Opening hours are 10 a.m. to 5 p.m. daily except Mondays. The entry fee is 20 rupees.
Kolkata's graceful Old Currency Building narrowly escaped demolition and now houses a museum with an epic exhibition of Bengali art spanning the 18th to 20th centuries. Curated by the Delhi Art Gallery in collaboration with the National Gallery of Modern Art, you won't find a better collection under one roof. The 600-odd works are a mix of paintings, photos, sculptures, and wooden block-printing equipment. They trace the development of art in Bengal through early Indigenous art, realism and academic art, modernist art with special emphasis on the Shantiniketan style, and filmmaking. Art aficionados should also check out the Artsacre Museum of Bengal Modern Art in Kolkata.
Tram World Kolkata
Tram World is one of several projects aimed at saving Kolkata's historic trams/streetcars from extinction. The museum was launched in December 2020 to mark the 140th anniversary of the Calcutta Tramways Company. It features a collection of tram carriages (some dating back to 1938) with old photos, groovy wall art, and vintage cars curated by the Classic Drivers Club at the transformed Gariahat tram depot. A cultural center with a food court, shops, music, and exhibition space is also being added. Buy a Tram Pass for entry (and unlimited rides on all city trams for a day), and arrive there on the special Paat Rani tram.
The Reserve Bank of India's new currency museum opened in 2019 and is an entertaining place to find out all about the history of money and banking, as well as the role of gold in India. The museum employs storytelling and technology to convey its message through interactive displays, art installations, audio and video, games, and quizzes. Visitors can even get a unique souvenir—their name printed on a certificate by an iron press-printing machine used in the early 20th century to print government bonds.
The museum is open from 10 a.m. to 5 p.m., daily except Mondays and national holidays. Entry is free.
Another of Kolkata's new themed museums, this one is dedicated to the history of theatre and performing arts in India. Its three galleries contain various exhibits related to Sanskrit, folk, and modern theatre. There are rare books, manuscripts, memorabilia, clippings, photos, masks, musical instruments, costumes, make-up kits, and models of film production sets. The large collection of Chhau folk masks is captivating.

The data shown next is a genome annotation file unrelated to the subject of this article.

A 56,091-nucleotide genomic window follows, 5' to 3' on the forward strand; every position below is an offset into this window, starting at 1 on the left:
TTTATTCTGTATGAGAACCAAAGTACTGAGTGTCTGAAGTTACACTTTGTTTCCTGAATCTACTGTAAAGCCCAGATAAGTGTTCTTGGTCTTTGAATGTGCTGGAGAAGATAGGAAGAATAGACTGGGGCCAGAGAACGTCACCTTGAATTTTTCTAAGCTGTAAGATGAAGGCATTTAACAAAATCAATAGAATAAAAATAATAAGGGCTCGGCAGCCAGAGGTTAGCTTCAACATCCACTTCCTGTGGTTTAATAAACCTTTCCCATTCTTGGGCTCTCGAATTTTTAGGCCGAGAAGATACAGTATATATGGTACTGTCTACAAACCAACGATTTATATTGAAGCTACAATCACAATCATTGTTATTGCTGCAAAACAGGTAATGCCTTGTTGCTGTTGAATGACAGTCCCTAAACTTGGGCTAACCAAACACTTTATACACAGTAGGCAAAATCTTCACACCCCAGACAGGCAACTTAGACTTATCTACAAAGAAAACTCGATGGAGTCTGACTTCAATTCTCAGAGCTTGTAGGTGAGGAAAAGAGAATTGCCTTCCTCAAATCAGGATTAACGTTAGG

Opening hours are 10 a.m. to 5 p.m., daily except Sundays. Entry costs 10 rupees.
Fans of acclaimed Bengali poet and philosopher Rabindranath Tagore can get insight into his former life at the ancestral home of his family, Jorasanko Thakur Bari (Tagore House). Situated on the campus of Rabindra Bharati University, it displays many personal effects—including letters, books, paintings, and photos—as well as a fine collection of art. Kumartuli, where artisans handcraft statues of Hindu gods and goddesses for festivals like Durga Puja, is nearby.
Opening hours are 10:30 a.m. to 5 p.m., daily except Mondays. Tickets cost 20 rupees for Indians and 150 rupees for foreigners.
Delve deeper into the arts and crafts of undivided Bengal at this museum, which holds more than 3,000 items personally collected by eminent Indian Civil Services officer Gurusaday Dutt over the course of his career from 1929 to 1939. Unfortunately, the museum doesn't get the attention it deserves. Its outstanding collection dates as far back as the 16th century and consists of artwork, puppets, terracotta objects, textiles, tribal masks, manuscripts, dolls, and stone sculptures. The 200 Kantha-stitched quilts, and original Kalighat and Patachitra paintings are often praised.
Opening hours are 10 a.m. to 5 p.m., daily except Mondays. Tickets cost 10 rupees for Indians and 50 rupees for foreigners.
Revolutionary spiritual leader Swami Vivekananda is renowned for founding the Ramakrishna Mission and introducing Hindu philosophy to the West. Much of his work was focused on serving and uplifting society. The immaculately restored house where he was born and grew up has an exhibition on his life and teachings, library, shrine, and meditation halls. Visitors can see the rooms where he and his family resided too. It's an inspiring place!
Opening hours are 10 a.m. to 12.30 p.m., and 2 p.m. to 5 p.m., daily except Mondays.